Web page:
• Feed yourself on gossip more than food. Delight in talking about others behind their backs.
  • Value beauty, appearance, reputation, and material success over integrity, knowledge, kindness, hard work, and love.
  • Try to change others, but do not try to change yourself. Take no responsibility for your life circumstances, instead blaming those who have stymied you.
  • Stay just as you are regardless of changing life conditions. For example, if wearing warm clothes worked for you when you lived in Alaska, continue to wear them when you move to Arizona in July.

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  • Don’t forgive yourself. Maintain the most perfectionistic and demanding moral and performance standard even if you are not a brain surgeon. Stay up at night castigating yourself over every imperfection, no matter how small.
  • Make a list of all the things that are wrong with your life, all the opportunities lost, every heartbreak, and the physical features and bodily changes that you don’t like. Stew in your own juices. Salt your wounds. Pick at your scabs.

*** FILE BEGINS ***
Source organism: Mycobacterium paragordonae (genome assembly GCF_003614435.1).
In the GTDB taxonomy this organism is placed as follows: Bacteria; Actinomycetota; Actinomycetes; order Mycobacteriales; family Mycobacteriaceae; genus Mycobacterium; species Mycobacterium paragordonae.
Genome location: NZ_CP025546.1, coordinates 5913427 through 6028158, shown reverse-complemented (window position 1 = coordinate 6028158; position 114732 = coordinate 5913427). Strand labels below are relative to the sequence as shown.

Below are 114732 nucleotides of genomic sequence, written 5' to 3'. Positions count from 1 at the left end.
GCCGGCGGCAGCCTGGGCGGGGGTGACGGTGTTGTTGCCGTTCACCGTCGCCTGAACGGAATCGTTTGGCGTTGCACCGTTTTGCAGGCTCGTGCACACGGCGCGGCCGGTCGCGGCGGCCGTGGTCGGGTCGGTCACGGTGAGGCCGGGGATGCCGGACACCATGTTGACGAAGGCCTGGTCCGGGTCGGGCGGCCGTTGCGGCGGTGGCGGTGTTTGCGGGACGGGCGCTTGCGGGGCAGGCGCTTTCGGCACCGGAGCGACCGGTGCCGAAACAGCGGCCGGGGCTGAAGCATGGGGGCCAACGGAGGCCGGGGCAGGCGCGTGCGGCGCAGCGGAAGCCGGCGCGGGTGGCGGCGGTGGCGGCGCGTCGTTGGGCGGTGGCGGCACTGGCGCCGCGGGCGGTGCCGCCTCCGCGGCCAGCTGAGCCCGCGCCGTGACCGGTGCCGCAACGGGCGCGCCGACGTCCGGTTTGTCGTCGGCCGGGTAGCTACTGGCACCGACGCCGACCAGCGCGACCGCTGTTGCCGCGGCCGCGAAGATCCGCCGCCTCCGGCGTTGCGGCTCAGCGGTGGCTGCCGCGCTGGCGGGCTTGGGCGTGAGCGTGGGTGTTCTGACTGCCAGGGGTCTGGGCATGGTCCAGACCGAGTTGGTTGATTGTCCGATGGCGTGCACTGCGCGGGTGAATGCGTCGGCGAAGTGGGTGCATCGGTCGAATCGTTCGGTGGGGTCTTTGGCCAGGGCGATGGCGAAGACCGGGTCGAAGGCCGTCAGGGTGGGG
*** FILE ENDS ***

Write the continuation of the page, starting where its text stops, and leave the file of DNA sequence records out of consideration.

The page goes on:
• Take everything personally.
  • Permit friends, family, and co-workers to walk all over you. Do not stand up to them for fear of causing offense and disapproval.
  • Discount your blessings. Concentrate on the dark side of life.
  • Never even consider going into psychotherapy. Assume that this is something only for those who are weak and that anyone who needs to grapple with emotional issues in counseling demonstrates a failure of will power and logic.

With thanks for the inspiration for this essay to Dan Greenberg and Marcia Jacobs, co-authors of a very funny, but ironic book entitled How to Make Yourself Miserable.

The top image is Grief by Edgar Bertram Mackenna. The video frame that follows is from John F. Kennedy’s 1960 inaugural speech. The next image is Sommerblumenstrauss by A. Gundelach. The following photo by Andygoodell is A Jack Rose Cocktail. The fifth picture is of two children in Bangladesh by Nafis Kamal, while the sixth is called Chicklet-Currency courtesy of the U.S. Department of the Treasury. After the image from Disney’s Snow White, is a 1911 photo of Enrico Caruso, the great Italian tenor. All but the Snow White frame are sourced from Wikimedia Commons.